Why the fuck can’t men wear pink nail polish?
I have never actually been able to get a good answer to this. The conversation along those lines goes something like “because they’ll get laughed at,” and when I ask why they get laughed at they’ll say “because it looks ridiculous,” and when I ask why it looks ridiculous they say “because men don’t wear nail polish,” and then we’re back to where we began except that my conversational partner thinks I’m a weirdo feminist who probably hates men.
At this point, someone is probably going angrily to the comments section to say that I think all men should wear nail polish and, by God, he has never wanted to wear nail polish and I’m not going to shame his masculinity. That is not what I’m intending to say at all. Men should feel free to wear nail polish, or not, the same way that most women feel free to wear nail polish, or not.
And even if it turns out that most men don’t want to wear nail polish, so what? Nail polish is a simple pleasure. It harms no one to spend a meditative fifteen minutes coloring your nails and toes a light blue, or to feel a burst of joy when you catch a glimpse of your nails in the light. What possible gain is there from keeping the men, however small a group they are, who like having their nails colored from doing so?
Adornment is a human universal. Even societies that don’t wear clothing tattoo their skin, pierce their ears, style their hair or wear jewelry. Small snail shell beads are among the earliest items in the archaeological record. There are even reports of some wild apes, especially orangutans, draping themselves with various objects such as vegetation or even whole dead animals.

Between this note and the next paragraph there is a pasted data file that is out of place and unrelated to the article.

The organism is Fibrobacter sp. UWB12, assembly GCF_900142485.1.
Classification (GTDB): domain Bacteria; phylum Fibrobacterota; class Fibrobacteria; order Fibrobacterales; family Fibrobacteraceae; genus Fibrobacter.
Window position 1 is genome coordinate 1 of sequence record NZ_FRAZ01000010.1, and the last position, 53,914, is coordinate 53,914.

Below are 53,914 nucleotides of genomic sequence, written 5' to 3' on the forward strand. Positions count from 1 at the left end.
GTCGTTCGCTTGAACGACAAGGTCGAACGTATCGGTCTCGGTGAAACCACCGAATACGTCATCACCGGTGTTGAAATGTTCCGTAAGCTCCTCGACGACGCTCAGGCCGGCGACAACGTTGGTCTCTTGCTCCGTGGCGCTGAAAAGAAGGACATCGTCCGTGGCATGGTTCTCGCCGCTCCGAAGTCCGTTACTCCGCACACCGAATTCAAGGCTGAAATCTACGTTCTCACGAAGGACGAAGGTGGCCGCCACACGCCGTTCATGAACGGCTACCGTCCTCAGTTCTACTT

Human beings, it seems, like pretty things.
And yet, in our culture, men are not supposed to adorn themselves. Men do not wear jewelry, makeup, brightly patterned clothing or about half the color wheel. Hell, men aren’t even supposed to be spending a lot of effort on picking out clothing. Blue jeans and boring T-shirts, that’s the manly thing to do. Rich men can wear nice watches and expensive suits, because even if that’s paying attention to clothing it also shows off how successful you are. A few alternative subcultures coughhipsterscough practice male adornment, but they’re always viewed kind of suspiciously. They’re “gay.” They’re “not real men.” Whatever.
Social pressures have a lot of power: just ask your friendly neighborhood cigarette smoker. In particular, the fear of being laughed at, excluded from the group, is one of the most potent fears a human being can experience. Strong enough to teach men that they can’t like pretty things, because if they do it’s silly and ridiculous and girly?
I’m no fashionista myself: blue jeans and a boring T-shirt are basically what I wear every day too. But sometimes it’s fun to get dressed up. And there is not so much fun in the world, so much joy, that we can deny half of humanity it willy-nilly, for no reason that (to me) anyone has been capable of naming.